Morley was a perfect fit for the San Francisco job: a California native with impressive academic credentials, international exposure to modern art, and firsthand experience in state-of-the-art museum practice. She studied French literature at the University of California, Berkeley, and then traveled abroad to earn a PhD in French literature and art at the Sorbonne. It was in Paris that Morley received her first comprehensive exposure to modern art, attending exhibitions of the work of Paul Cézanne, Paul Gauguin, Vincent van Gogh, Pablo Picasso, and Raoul Dufy, artists she would later champion in San Francisco. After finishing her degree Morley took a job teaching French language and literature at Goucher College in Baltimore but was soon recruited to take on art history as well. For training she was sent to a summer course for art professionals at Harvard,3 and soon thereafter she was hired as a curator at the Cincinnati Art Museum. She returned to the Bay Area in 1933 and a year and a half later was hired to direct the fledgling San Francisco Museum of Art, only months before it was set to open. Morley quickly assembled a small staff and got down to work.
The inaugural shows were an eclectic array, a result of the compressed time frame and meager resources: the fifty-fifth Annual of the San Francisco Art Association (SFAA), French prints, gothic and renaissance tapestries, ancient Chinese sculptures, and modern French paintings. To some extent the schedule was dictated by what was available to show, but Morley was also quite deliberate in her effort to balance the program to appease the more conservative trustees and critical members of the public who were not prepared for a steady diet of new art. Even progressive trustees, those who were sympathetic to what Morley called her “modern tendencies,” needed slow nurturing and guidance. Equally important was the strategic inclusion of work by local artists, many of whom as members of SFAA had played a major role in establishing the museum and had a vested interest in its activities. During Morley’s tenure, roughly one-third of the museum’s gallery space was dedicated to Bay Area artists.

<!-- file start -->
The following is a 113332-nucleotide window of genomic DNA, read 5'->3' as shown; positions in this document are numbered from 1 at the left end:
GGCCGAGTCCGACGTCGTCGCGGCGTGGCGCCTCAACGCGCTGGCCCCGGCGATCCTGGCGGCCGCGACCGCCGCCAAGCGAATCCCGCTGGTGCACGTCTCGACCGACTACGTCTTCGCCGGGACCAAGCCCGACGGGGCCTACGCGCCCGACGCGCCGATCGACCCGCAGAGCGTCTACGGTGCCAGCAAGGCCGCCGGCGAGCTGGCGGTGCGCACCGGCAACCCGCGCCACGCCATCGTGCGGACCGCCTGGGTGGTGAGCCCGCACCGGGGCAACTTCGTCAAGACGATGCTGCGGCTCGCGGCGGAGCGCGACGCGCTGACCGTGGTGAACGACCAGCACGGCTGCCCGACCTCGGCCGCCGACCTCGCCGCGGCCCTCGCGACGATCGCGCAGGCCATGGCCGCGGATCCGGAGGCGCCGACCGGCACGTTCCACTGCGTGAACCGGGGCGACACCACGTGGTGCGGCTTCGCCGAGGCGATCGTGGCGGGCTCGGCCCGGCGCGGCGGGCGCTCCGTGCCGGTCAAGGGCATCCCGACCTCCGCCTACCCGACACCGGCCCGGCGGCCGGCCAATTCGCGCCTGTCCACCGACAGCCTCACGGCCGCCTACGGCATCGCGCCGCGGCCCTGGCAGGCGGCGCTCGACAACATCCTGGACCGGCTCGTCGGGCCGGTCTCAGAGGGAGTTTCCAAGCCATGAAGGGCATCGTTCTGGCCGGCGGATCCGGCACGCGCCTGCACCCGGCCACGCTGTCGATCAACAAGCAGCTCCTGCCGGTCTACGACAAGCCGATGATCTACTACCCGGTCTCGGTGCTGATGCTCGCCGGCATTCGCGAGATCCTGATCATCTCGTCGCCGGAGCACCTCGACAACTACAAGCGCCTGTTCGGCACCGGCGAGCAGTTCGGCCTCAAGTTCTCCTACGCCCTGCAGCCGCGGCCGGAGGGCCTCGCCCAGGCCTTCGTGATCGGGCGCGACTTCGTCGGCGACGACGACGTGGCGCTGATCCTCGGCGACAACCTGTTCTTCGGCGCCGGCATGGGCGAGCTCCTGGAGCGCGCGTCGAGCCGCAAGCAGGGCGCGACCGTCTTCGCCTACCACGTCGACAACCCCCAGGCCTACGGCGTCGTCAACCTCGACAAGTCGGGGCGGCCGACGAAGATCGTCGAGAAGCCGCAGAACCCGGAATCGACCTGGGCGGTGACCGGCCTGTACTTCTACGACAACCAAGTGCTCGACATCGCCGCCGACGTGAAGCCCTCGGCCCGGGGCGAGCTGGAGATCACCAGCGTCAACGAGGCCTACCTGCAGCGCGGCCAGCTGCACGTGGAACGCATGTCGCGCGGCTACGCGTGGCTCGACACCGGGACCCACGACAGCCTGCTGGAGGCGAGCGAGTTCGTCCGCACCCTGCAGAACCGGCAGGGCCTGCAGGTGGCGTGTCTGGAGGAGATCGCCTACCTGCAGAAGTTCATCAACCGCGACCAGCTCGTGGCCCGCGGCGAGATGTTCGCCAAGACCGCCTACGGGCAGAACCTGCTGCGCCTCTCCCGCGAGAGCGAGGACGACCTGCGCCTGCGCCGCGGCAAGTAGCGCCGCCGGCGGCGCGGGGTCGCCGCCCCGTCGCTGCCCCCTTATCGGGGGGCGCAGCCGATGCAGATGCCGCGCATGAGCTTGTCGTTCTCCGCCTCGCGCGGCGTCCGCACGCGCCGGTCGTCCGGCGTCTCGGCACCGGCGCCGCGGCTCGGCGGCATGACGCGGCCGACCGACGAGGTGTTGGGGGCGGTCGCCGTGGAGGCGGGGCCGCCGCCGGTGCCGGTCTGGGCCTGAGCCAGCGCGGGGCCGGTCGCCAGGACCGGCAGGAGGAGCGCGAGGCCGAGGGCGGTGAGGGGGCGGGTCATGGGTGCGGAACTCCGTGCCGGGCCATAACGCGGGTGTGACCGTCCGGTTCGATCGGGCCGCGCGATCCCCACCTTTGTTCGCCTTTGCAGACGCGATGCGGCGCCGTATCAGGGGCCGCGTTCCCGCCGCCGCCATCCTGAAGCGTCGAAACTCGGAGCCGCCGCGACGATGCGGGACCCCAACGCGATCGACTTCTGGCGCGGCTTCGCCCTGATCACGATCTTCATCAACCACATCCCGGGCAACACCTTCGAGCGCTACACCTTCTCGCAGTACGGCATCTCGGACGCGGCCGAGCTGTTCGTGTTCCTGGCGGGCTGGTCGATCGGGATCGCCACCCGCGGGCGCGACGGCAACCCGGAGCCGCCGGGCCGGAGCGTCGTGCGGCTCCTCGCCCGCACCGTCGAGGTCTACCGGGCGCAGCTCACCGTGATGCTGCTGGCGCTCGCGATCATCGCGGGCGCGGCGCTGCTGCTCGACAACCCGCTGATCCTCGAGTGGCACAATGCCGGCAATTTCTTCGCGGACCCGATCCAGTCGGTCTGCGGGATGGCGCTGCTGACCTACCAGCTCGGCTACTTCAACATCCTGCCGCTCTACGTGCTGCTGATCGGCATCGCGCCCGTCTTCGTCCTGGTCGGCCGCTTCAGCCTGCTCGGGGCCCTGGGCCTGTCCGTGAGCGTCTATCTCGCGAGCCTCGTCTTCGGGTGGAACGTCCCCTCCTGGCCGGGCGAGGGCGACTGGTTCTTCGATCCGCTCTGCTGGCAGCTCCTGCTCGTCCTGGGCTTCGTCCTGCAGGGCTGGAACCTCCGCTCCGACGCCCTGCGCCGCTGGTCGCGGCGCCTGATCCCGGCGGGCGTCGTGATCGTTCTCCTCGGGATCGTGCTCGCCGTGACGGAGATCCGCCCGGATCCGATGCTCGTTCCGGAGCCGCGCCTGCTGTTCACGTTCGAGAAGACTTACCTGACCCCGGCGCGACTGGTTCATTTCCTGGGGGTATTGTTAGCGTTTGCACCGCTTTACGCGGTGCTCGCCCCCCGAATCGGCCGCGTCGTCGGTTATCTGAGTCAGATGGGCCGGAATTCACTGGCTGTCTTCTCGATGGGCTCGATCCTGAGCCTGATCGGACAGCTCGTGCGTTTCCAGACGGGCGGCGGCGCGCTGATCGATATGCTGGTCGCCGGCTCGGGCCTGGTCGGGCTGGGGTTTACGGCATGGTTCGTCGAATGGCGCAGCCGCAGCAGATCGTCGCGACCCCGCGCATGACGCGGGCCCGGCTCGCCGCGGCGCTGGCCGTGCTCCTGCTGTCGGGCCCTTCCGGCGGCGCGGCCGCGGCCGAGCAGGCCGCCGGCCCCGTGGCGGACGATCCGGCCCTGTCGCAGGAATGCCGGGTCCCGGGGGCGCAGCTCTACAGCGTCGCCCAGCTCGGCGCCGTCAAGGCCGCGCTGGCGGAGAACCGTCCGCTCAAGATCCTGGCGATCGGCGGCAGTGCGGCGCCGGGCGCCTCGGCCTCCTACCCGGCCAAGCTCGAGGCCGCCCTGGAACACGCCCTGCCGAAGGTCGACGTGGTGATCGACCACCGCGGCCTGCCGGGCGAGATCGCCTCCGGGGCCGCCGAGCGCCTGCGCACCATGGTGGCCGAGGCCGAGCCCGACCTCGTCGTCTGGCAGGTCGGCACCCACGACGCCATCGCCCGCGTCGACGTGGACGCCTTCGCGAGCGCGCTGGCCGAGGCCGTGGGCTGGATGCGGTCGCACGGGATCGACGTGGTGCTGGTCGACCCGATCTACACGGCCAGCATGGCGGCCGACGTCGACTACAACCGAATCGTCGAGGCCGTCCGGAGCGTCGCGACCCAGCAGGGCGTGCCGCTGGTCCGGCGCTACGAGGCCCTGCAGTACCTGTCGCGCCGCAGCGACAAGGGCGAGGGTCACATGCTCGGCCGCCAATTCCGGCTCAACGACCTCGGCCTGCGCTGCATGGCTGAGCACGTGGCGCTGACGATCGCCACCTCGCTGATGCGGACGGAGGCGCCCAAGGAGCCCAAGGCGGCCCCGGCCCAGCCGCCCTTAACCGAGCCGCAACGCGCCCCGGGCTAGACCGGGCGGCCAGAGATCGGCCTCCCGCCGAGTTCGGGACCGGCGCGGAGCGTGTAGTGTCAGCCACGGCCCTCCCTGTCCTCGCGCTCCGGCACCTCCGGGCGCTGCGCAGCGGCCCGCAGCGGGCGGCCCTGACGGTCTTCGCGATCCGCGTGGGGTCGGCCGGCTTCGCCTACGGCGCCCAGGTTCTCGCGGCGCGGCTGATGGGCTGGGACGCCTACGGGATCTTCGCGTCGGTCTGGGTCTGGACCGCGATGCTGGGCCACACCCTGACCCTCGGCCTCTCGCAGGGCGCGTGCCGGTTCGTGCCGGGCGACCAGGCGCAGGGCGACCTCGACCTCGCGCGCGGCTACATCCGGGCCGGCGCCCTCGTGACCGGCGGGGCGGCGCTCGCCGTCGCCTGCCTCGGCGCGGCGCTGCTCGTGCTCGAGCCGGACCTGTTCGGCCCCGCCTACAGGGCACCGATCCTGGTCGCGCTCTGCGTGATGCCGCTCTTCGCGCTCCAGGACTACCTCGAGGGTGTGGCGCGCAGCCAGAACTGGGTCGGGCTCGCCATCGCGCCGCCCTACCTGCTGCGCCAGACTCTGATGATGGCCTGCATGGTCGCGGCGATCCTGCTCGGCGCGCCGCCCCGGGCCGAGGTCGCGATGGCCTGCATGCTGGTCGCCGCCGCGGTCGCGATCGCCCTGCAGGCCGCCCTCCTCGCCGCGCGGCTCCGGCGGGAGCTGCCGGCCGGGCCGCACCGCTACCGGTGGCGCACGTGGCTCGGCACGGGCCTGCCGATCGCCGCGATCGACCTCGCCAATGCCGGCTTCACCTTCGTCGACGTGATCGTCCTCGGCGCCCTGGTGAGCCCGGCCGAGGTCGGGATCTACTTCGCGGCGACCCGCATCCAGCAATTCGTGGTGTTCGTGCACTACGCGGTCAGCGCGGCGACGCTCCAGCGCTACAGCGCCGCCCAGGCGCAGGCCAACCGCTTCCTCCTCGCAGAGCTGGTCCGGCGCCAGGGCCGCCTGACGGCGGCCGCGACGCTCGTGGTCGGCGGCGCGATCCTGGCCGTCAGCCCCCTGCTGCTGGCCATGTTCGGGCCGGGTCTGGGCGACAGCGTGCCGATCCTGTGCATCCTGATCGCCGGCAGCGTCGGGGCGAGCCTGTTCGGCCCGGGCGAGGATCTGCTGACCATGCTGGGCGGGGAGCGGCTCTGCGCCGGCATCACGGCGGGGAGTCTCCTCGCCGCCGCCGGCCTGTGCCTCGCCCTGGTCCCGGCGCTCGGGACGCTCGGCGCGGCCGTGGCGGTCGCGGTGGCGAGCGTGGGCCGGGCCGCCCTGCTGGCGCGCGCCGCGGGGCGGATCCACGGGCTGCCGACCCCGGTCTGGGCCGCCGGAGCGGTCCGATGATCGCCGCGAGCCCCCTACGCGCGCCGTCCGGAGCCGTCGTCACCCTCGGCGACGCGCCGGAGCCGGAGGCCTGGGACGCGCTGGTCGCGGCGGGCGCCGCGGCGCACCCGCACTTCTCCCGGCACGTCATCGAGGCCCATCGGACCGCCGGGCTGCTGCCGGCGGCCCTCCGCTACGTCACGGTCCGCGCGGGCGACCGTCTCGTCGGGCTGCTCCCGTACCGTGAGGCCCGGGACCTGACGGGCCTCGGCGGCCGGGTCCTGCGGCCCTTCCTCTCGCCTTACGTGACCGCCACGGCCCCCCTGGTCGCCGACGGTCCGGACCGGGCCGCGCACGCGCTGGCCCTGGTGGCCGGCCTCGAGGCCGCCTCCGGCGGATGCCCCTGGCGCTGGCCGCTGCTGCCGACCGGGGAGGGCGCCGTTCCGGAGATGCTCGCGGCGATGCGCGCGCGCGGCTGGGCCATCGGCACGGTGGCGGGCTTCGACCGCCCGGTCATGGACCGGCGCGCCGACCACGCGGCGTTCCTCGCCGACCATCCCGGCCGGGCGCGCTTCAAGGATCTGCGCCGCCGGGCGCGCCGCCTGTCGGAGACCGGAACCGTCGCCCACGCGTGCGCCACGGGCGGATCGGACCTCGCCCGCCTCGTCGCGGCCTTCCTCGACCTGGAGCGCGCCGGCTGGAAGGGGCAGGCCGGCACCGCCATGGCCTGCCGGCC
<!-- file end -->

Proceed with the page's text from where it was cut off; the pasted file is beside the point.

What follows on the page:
The mingling of modern art with material meant to appeal to a broader audience would continue for the first five years of Morley’s directorship—and at a pace that is astonishing. During the first year alone, she and her small staff mounted seventy exhibitions; they then showed between seventy-four and one hundred each year through 1941, when World War II intervened. Morley’s intention was to get the public into the habit of visiting frequently by making sure there was always something new on display. To increase the odds, she also took the unusual step of keeping the museum open late, until ten in the evening, six days a week.
Commenting on this innovation in the local paper, Morley lets her populist sympathies shine through: “Museums have long dreamed of open evenings, but virtually none in America have ever taken the step. . . . They felt that art was for the leisure class only. We are embarking on this new and democratic experiment in hopes that we will build up a regular following of art lovers whose days are occupied.”4 Open evenings had been the brainchild of trustee Timothy Pflueger, a leading Bay Area architect, but Morley had embraced his idea with gusto, recognizing the benefits of providing convenient access to the museum for day laborers, office workers, and artists alike.5
Those evening visitors were in for what today seems quite a feast. Morley generated a systematic introduction to European modernism through exhibitions by a who’s who of artists we now view as canonical: Max Beckmann, Georges Braque, Cézanne, Dufy, Gauguin, Vassily Kandinksy, Paul Klee, Fernand Léger, Henri Matisse, Joan Míro, Picasso, Yves Tanguy. Many of these shows came on loan from galleries on the East Coast, while Morley originated others, such as the Matisse exhibition she mounted in 1936, which drew heavily upon the holdings of local collectors Michael and Sarah Stein. 6 There were also a number of important exhibitions borrowed from the Museum of Modern Art (MoMA), New York, which in the 1930s maintained an active program of circulating exhibitions that were often a natural fit for SFMA.
In keeping with her vision of the modern museum as a site for experimentation, Morley presented the latest developments in a wide variety of media, including photography, experimental film, architecture, and landscape design. There were also exhibitions of what were termed “special phases of art”—a numismatic exhibition, a book fair, a fine printing display—which were of particular interest to groups who might not be regular museumgoers.7 She mounted shows exploring the “art” of everyday life, meant to demonstrate that art was not only a painting that hung on a gallery wall but was also to be found in simple, soundly designed objects and materials that were often readily available to the average consumer: cutlery, ceramics, textiles, furniture, and the like.8